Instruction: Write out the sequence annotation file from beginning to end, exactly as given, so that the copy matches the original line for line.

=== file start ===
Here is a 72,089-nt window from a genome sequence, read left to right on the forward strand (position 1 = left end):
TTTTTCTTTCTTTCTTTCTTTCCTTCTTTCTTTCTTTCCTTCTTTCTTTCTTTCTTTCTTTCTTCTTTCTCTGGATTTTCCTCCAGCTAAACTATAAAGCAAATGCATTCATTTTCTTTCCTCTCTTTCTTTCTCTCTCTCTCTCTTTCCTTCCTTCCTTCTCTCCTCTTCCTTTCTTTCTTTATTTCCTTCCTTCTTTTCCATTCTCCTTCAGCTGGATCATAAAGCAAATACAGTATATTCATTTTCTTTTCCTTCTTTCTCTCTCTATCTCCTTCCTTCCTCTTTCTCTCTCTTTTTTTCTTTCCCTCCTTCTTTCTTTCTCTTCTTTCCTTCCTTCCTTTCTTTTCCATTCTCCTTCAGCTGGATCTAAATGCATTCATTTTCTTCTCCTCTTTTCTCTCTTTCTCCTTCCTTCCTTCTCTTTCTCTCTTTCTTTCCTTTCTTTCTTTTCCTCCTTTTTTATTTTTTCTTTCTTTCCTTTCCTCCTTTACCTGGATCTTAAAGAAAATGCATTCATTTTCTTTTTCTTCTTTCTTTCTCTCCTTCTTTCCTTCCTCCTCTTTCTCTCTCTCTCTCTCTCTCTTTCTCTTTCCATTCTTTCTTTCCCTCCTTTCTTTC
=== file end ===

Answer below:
Here is a 72,089-nt window from a genome sequence, read left to right on the forward strand (position 1 = left end):
TTTTTCTTTCTTTCTTTCTTTCCTTCTTTCTTTCTTTCCTTCTTTCTTTCTTTCTTTCTTTCTTCTTTCTCTGGATTTTCCTCCAGCTAAACTATAAAGCAAATGCATTCATTTTCTTTCCTCTCTTTCTTTCTCTCTCTCTCTCTTTCCTTCCTTCCTTCTCTCCTCTTCCTTTCTTTCTTTATTTCCTTCCTTCTTTTCCATTCTCCTTCAGCTGGATCATAAAGCAAATACAGTATATTCATTTTCTTTTCCTTCTTTCTCTCTCTATCTCCTTCCTTCCTCTTTCTCTCTCTTTTTTTCTTTCCCTCCTTCTTTCTTTCTCTTCTTTCCTTCCTTCCTTTCTTTTCCATTCTCCTTCAGCTGGATCTAAATGCATTCATTTTCTTCTCCTCTTTTCTCTCTTTCTCCTTCCTTCCTTCTCTTTCTCTCTTTCTTTCCTTTCTTTCTTTTCCTCCTTTTTTATTTTTTCTTTCTTTCCTTTCCTCCTTTACCTGGATCTTAAAGAAAATGCATTCATTTTCTTTTTCTTCTTTCTTTCTCTCCTTCTTTCCTTCCTCCTCTTTCTCTCTCTCTCTCTCTCTCTTTCTCTTTCCATTCTTTCTTTCCCTCCTTTCTTTC